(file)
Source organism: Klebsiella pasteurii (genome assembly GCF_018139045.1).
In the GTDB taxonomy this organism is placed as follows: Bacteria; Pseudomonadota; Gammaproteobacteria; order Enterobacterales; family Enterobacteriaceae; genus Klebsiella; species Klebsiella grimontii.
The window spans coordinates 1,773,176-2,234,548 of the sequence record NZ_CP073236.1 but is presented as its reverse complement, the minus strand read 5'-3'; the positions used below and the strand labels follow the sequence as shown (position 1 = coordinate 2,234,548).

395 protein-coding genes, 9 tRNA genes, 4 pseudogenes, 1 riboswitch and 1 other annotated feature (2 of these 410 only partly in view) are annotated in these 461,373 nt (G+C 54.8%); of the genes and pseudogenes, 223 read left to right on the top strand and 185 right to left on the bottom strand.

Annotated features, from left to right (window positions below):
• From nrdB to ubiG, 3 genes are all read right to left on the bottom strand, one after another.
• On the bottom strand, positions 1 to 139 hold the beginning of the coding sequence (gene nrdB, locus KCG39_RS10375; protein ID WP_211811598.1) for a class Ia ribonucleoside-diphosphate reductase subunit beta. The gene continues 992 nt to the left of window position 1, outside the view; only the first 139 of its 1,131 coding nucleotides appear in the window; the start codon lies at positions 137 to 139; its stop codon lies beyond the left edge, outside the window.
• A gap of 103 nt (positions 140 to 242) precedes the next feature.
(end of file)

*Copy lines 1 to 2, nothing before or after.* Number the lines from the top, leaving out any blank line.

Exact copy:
Source organism: Klebsiella pasteurii (genome assembly GCF_018139045.1).
In the GTDB taxonomy this organism is placed as follows: Bacteria; Pseudomonadota; Gammaproteobacteria; order Enterobacterales; family Enterobacteriaceae; genus Klebsiella; species Klebsiella grimontii.